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The discriminant argument shows that for for $n \times n$ matrices over any field $k$, the Zariski closure of the set of non-diagonalizable matrices is proper in $\mathbb{A}^{n^2}$ -- an irreducible algebraic variety -- and therefore of smaller dimension. (Presumably the set is already Zariski closed, but this may be more trouble than it's worth to establish.) Being contained in a proper algebraic subset of affine or projective space is a very strong and useful way of saying that a set is "small" (except in the case that $k$ is finite!): in particular, its complement is Zariski dense.

One can use this observation to reduce many theorems in linear algebra to the diagonalizable case, the idea being that any polynomial identity that holds on a Zariski-dense set of all $n \times n$ matrices must hold (by definition of the Zariski topology!) for all matrices.

As a very simple example, one can immediately deduce that the characteristic polynomials $AB$ and $BA$ coincide, because if $A$ is invertible, the matrices are similar.

With a bit more care, one can derive the entire theory of determinants and characteristic polynomials from such specialization arguments. In fact by purely algebraic means it is possible to reduce to the case of $k = \mathbb{R}$ (and thereby define the determinant in terms of change of volume, etc.).

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The discriminant argument shows that for for $n \times n$ matrices over any field $k$, the Zariski closure of the set of non-diagonalizable matrices is proper in $\mathbb{A}^{n^2}$ -- an irreducible algebraic variety -- and therefore of smaller dimension. (Presumably the set is already Zariski closed, but this may be more trouble than it's worth to establish.) Being contained in a proper algebraic subset of affine or projective space is a very strong and useful way of saying that a set is "small" (except in the case that $k$ is finite!): in particular, its complement is Zariski dense.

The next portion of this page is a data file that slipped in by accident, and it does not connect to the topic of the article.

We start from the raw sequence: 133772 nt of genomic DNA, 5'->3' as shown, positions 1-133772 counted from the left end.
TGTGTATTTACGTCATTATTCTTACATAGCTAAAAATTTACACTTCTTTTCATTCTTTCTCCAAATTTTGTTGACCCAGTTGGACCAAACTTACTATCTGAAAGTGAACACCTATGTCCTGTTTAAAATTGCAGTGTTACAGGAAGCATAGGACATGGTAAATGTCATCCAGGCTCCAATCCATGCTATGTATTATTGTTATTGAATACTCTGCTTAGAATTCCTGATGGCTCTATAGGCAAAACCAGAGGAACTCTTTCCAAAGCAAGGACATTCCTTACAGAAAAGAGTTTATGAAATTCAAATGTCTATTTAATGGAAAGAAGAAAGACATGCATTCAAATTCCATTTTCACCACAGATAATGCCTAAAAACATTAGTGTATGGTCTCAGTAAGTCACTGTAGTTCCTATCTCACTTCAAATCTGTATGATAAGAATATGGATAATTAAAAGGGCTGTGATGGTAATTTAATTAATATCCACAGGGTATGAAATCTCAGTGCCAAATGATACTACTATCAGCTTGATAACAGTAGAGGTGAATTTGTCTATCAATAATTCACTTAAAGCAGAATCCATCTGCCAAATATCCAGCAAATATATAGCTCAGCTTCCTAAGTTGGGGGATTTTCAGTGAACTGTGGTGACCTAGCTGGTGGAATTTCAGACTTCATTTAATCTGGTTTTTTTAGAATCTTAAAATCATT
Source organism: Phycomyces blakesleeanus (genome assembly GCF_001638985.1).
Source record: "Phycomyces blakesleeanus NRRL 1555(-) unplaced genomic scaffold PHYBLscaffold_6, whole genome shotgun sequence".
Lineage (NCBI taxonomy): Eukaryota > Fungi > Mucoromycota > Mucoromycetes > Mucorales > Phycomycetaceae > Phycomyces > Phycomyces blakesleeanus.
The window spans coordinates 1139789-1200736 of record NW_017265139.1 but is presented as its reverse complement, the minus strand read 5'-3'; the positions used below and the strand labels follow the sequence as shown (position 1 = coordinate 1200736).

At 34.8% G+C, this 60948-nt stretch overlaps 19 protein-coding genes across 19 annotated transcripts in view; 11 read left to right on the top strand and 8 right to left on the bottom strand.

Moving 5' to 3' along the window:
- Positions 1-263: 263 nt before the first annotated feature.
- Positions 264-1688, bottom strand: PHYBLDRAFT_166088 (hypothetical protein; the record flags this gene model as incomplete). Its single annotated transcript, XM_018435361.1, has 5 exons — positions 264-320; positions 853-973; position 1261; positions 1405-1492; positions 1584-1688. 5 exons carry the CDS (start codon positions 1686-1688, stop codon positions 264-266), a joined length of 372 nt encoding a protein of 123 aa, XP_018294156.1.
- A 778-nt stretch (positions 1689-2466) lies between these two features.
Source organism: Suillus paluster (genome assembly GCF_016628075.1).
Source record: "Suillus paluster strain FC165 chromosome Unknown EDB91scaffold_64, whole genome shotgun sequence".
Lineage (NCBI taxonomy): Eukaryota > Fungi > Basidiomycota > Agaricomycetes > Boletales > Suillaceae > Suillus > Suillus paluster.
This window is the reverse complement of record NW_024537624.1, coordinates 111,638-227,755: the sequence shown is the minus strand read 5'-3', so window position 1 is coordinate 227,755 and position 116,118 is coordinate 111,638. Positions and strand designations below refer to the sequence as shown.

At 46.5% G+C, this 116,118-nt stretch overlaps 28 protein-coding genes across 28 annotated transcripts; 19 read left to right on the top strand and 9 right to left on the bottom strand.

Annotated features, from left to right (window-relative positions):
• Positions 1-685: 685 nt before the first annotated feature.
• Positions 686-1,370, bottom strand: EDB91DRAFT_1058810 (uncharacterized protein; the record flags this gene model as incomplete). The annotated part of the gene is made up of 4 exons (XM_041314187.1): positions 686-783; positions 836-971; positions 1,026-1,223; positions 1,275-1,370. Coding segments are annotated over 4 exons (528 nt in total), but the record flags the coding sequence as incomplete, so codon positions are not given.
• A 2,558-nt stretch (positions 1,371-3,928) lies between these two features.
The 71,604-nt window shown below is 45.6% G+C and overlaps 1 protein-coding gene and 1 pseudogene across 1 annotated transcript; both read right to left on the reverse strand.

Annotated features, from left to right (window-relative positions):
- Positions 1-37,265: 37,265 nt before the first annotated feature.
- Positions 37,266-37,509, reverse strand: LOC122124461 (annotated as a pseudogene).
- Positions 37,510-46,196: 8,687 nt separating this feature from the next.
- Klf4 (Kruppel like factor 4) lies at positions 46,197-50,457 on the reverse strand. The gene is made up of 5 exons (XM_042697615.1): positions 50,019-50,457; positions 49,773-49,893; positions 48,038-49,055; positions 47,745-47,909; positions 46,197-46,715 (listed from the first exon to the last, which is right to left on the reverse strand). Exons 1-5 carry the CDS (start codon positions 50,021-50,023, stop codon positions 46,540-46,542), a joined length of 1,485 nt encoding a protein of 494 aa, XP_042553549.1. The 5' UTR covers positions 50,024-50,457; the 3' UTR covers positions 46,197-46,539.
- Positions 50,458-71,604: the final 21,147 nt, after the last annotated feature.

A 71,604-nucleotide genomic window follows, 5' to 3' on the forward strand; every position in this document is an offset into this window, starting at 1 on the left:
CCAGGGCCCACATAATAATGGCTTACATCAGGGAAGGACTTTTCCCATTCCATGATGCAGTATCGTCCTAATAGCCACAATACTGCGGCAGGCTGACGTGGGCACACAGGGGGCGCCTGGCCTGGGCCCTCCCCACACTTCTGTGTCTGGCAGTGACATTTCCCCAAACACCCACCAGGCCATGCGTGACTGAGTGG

One can use this observation to reduce many theorems in linear algebra to the diagonalizable case, the idea being that any polynomial identity that holds on a Zariski-dense set of all $n \times n$ matrices must hold (by definition of the Zariski topology!) for all matrices.

As a very simple example, one can immediately deduce that the characteristic polynomials $AB$ and $BA$ coincide, because if $A$ is invertible, they the matrices are similar.

With a bit more care, one can derive the entire theory of determinants and characteristic polynomials from such specialization arguments. In fact by purely algebraic means it is possible to reduce to the case of $k = \mathbb{R}$!mathbb{R}$(and thereby define the determinant in terms of change of volume, etc.). 1 The discriminant argument shows that for for$n \times n$matrices over any field$k$, the Zariski closure of the set of non-diagonalizable matrices is proper in$\mathbb{A}^{n^2}$-- an irreducible algebraic variety -- and therefore of smaller dimension. (Presumably the set is already Zariski closed, but this may be more trouble than it's worth to establish.) Being contained in a proper algebraic subset of affine or projective space is a very strong and useful way of saying that a set is "small" (except in the case that$k$is finite!): in particular, its complement is Zariski dense. One can use this observation to reduce many theorems in linear algebra to the diagonalizable case, the idea being that any polynomial identity that holds on a Zariski-dense set of all$n \times n$matrices must hold (by definition of the Zariski topology!) for all matrices. As a very simple example, one can immediately deduce that the characteristic polynomials$AB$and$BA$coincide, because if$A$is invertible, they are similar. With a bit more care, one can derive the entire theory of determinants and characteristic polynomials from such specialization arguments. In fact by purely algebraic means it is possible to reduce to the case of$k = \mathbb{R}\$!